Urinary Incontinence - Coital Incontinence


Coital urinary incontinence with a couple being intimate with each other

Coital urinary incontinence is when you leak a small amount of urine, or fully empty your bladder, during sexual intercourse or masturbation. In women it is often misinterpreted as female ejaculation when in small amounts. Coital incontinence is likely to occur if you are sexually active and suffer from another form of urinary incontinence. You can be left feeling unclean and no longer desirable. As such, studies suggest coital incontinence has the biggest impact on quality of life, more so than any other form of incontinence.

If you are experiencing it, be reassured that you are not alone, approximately 20% of women under 60 report having coital incontinence. With true figures expected to be higher. Men can also live with coital incontinence, whether they themselves are incontinent or their partner suffers.

There are many treatments available to resolve urinary incontinence. Below, we have listed ways to recognise the symptoms and understand the causes of coital incontinence as well as utilise specific methods to reduce the amount you leak during sex.


Symptoms of Coital Urinary Incontinence


Other than leaking during sex, there are other symptoms you may experience if you suffer from coital incontinence:


Causes of Coital Urinary Incontinence


If you experience any form of urinary incontinence you will likely leak during sex as a result of the penetration, and the contraction and relaxation of your pelvic muscles.

Coital incontinence can be classified depending on what time the urine leaks during sex; penetration incontinence, during intercourse, or during orgasm. There are several events that can cause it to occur in the moment:

  • Penetration incontinence associated with stress incontinence - Penetration puts pressure on the bladder and/or urethra, causing them to leak urine.

  • Penetration incontinence due to a pelvic organ prolapse - If your pelvic floor muscles are weak, your bladder and/or urethra can prolapse (bulge) into the vagina and even outside of the vagina in advanced cases. This leaves the bladder and urethra more vulnerable to penetration incontinence. If you wish to learn more about some common causes and symptoms of prolapse you can visit our prolapse - causes and symptoms page

  • During intercourse as a result of weak pelvic floor muscles - If you have weak pelvic floor muscles, you will have less sensation around the opening to the vagina and urethra, meaning not only will sex feel less exciting, but you can leak urine without always realising.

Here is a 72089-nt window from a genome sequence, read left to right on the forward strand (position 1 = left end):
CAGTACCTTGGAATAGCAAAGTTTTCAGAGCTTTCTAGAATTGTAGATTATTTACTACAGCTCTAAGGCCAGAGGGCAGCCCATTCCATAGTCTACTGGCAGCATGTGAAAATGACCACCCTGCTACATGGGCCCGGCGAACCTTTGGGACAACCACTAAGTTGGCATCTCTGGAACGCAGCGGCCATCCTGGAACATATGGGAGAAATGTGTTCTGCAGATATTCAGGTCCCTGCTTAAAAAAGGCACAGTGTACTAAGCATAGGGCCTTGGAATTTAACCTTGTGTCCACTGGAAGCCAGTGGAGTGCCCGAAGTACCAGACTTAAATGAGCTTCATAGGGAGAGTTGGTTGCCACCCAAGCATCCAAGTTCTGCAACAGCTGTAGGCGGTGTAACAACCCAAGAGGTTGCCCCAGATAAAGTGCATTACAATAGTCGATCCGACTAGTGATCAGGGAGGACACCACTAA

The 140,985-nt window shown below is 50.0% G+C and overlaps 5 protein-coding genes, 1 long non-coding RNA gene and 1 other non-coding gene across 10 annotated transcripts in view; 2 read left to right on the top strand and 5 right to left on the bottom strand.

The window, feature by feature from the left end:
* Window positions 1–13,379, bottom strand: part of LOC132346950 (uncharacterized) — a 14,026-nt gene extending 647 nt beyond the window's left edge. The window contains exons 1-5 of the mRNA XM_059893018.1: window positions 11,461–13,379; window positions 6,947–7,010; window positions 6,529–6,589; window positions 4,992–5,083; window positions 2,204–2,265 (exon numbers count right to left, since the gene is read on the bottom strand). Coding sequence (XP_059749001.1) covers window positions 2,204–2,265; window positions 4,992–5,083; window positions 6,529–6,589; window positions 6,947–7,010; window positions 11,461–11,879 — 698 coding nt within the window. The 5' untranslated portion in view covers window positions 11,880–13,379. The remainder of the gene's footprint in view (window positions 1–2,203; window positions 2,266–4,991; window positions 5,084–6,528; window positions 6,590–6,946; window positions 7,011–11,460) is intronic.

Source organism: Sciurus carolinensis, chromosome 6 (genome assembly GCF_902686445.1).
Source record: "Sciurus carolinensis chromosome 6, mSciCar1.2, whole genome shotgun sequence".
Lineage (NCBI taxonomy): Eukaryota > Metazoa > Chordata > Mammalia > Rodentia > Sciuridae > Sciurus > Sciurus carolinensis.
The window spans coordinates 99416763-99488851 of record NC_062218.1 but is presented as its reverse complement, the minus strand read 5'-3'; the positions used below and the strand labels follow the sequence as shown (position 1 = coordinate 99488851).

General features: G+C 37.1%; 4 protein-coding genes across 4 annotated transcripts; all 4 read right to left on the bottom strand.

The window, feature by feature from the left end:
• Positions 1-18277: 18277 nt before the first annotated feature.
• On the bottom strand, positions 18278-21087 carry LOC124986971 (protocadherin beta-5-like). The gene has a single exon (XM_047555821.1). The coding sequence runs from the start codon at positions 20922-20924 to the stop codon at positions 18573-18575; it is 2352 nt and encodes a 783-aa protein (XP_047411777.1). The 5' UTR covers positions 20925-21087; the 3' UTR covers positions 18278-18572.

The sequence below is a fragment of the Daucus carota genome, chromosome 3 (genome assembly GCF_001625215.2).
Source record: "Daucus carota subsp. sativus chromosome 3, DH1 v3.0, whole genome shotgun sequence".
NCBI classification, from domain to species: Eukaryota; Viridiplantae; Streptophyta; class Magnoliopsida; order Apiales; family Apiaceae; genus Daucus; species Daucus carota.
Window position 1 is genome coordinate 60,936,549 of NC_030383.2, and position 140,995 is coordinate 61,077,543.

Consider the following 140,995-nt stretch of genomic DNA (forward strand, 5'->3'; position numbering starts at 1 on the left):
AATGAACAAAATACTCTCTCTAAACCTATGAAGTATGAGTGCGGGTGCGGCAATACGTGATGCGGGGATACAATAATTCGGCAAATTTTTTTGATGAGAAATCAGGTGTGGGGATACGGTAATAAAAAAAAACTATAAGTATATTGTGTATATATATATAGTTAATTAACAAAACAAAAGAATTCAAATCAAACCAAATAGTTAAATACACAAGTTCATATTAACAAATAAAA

• During orgasm as a result of detrusor muscle over activity and/or an overactive bladder - To empty your bladder, you voluntarily contract your detrusor muscles. If it contracts too often, whether involuntarily or provoked when under pressure, it can expel urine at inopportune moments such as when you orgasm. During orgasm you may also relax your urethra, allowing the urine to leak.

To read more about these causes, and the events that can lead to you developing this or any other forms of urinary incontinence, visit the Incontinence Causes and Types page.


How to Stop Coital Urinary Incontinence


To avoid leaking during sex there are a few things you can do:

  • Pelvic floor exercises for men or Kegels for women - The most important thing you can do to reduce any form of incontinence is strengthen your pelvic floor muscles to give you better control. Other benefits include enhancing sexual sensation and improving your bowel movements. Read more in our Pelvic Floor Exercise Hub.

  • Experiment with sexual positions - Try out different positions which put less pressure on your bladder. This is usually when you are in control.

  • Limit how much you drink and avoid bladder irritants (diuretics) - This includes avoiding smoking, caffeine and spicy food.

  • Empty your bladder before sex - If you suffer from overflow incontinence as well you may not be able to fully empty your bladder. However, the less in your bladder, the less you can leak.

  • Have sex in the shower - Disguising any leaks and keeping you feeling fresh.

  • Maintain a healthy weight - Carrying more weight puts you at a high risk of developing a form of incontinence as you are putting your pelvic floor under unnecessary strain which causes it to weaken.

  • Speak to a physiotherapist that specialises in male/female pelvic health and GP - They can support you in developing a specific pelvic floor exercise plan, as well as advising you on the specific treatments that will work best for you.

To read about the other treatments available for general urinary incontinence, visit our incontinence treatment page.



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Original article: Kegel8 website

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